Colombia 4.0 2020

December 1st to 3rd 2020, Colombia 4.0 is the biggest tech event in Colombia. This year they opted-in for an online format (of course), here’s a summary of my experience on it, which, as usual, is centered on its videogames track. They also had the (BIG) animation / SIGGRAPH track, as well as Music, Fintech, and more.

The Format

As with many long-standing physical events transitioning to online, it seems one of their key concerns was how to keep a notion of it happening in a “place” populated by visitors. Instead of using a full real-time 3D rendered client (like XSolla’s Game Developers Carnival with YourWorld), they chose a more readily accessible format using prerendered 360° views with embedded videos and actionable areas, which you could access directly using any decent browser without having to download any plugin (which is great).

Not sure how I’d call this visual style, but it’s reminiscent of Second Life

There was a central hub from where you could warp to the track areas (each one with an auditorium), the business tables, or the area with the booths. The terminal areas allowed downloading PDF brochures and connecting with people via either Whatsapp or Whereby.

The online environment worked… once you had experimented a bit with it. It was definitively not suited to all audiences, since it required knowing in advance some conventions about navigating 360 views.

There was an area *inside* the world with some instructions on how to navigate, but since it was part of the world the visitor had to know at least the basic of navigation in advance, and additionally it was pretty easy to miss (especially if you were there in business to check a talk).

The conference rooms where the talks were streamed

One definitive downside to it was how hard it was to get to the talks since you had to navigate the world all the way to the auditoriums and then click on a link. A more straightforward directory with links to the streaming channels would have helped a lot with discoverability, as I think reducing the friction to get to the content should be a primary concern in this kind of event.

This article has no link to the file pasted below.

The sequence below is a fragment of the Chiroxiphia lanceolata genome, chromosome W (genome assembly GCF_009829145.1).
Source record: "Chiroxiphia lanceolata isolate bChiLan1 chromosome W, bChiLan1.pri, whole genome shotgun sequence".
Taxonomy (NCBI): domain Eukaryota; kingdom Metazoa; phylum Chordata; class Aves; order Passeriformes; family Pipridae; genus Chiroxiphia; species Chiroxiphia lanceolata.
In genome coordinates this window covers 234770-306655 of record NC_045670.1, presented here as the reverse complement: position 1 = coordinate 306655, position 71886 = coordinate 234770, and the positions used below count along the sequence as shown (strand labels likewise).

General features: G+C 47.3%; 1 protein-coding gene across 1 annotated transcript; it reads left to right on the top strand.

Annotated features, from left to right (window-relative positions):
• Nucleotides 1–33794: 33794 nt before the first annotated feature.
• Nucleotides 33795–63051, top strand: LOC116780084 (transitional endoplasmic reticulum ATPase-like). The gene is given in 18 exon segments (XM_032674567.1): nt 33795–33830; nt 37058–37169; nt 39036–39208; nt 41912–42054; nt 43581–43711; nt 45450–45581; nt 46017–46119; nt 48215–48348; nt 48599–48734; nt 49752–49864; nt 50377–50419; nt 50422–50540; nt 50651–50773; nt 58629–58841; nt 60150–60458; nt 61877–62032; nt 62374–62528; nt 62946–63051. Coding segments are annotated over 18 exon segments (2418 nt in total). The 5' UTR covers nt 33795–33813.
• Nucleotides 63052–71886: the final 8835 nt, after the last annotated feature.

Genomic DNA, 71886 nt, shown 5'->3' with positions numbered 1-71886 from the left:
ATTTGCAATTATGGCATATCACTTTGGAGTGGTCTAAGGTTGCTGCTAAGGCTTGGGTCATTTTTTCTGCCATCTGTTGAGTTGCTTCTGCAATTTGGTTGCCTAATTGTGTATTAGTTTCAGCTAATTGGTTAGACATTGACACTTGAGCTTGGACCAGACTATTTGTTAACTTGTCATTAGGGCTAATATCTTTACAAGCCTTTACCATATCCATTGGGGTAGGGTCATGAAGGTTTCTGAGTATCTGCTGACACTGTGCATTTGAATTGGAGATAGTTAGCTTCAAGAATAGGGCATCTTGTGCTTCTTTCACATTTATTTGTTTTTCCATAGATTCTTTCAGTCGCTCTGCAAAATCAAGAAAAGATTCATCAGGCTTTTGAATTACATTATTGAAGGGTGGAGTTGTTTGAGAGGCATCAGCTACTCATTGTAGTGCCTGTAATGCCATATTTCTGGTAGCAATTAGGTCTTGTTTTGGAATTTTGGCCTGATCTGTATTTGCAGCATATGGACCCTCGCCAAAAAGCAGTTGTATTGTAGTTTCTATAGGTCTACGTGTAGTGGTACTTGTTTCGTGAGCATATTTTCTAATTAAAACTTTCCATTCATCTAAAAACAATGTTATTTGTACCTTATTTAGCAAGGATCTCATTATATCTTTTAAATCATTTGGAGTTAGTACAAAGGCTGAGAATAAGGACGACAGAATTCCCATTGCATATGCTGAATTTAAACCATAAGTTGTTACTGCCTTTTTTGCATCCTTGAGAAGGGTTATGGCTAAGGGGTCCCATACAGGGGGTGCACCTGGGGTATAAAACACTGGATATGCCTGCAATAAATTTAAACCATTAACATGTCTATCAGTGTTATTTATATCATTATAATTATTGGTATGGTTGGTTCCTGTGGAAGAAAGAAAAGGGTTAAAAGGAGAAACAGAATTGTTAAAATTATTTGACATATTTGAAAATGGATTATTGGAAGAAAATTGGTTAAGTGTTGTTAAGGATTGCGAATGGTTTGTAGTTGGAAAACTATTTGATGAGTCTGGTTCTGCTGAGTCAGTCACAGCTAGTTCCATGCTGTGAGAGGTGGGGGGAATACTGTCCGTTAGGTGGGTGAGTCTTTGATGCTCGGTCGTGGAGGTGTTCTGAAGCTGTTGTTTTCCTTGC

Some of my favorite talks included “Publishing for Indies” by Steve Escalante, “Intellectual Property” by Patrick Sweeney and “El equipo de programación ideal y otras leyendas” (The ideal programming team and other legends) by Luis Villegas. I’ll post links to them as (if?) they become available.

I also posted a commentary on my own talk about procedural generation here (Spanish only for now).

The business match-making area. Each table took you to a video conference room.

The business area was, frankly, a bit too empty. There were not many attendees with whom you could connect this year. I think however all the infrastructure that was set up worked and will hopefully be of more use for future iterations.

Some booths from the Commercial Zone

Something similar happened in the area with the booths, although it is hard to know since there was no way to know about the actual traffic happening, other than the requests you got to talk via WhatsApp or video conferencing. Which in my case and as far as I know from other attendees were not too many.

The videoconferencing back-end, powered by whereby.com / ticketcodelive

I think this may have been caused again by unneeded friction put in front of the potential visitors including:

  • A signup form which asked for a lot of information, and which had to be filled in order to visit the booths.
  • Requiring them to know how to navigate the online environment.
  • How the area was presented, with an overhead view of all the booths but no way to know what they were, and hard to keep track of the ones you had visited already (coupled with normal loading times to check each booth)
  • There was an option to see the list of exhibitors which made it much easier to find a particular booth but didn’t ease navigating thru all of them for a random visitor.

Ideas for improvement

I believe an event like col40, which is aimed at a wide range of potential visitors, should take advantage of existing, well-known conventions for Internet browsing, and strive to create an accessible “standard” online web experience, instead of forcing the visitors into a more “virtual” environment.

Direct access to the streams and past talks from the event’s agenda, as well as having a way to preview the booths sequentially, would be small changes with potentially big impact, even allowing the existing “virtual” structure to exist in parallel so that we can continue experimenting with innovation in virtual conferencing.

If you are curious, check out a video of my experience here: (it’s in Spanish)

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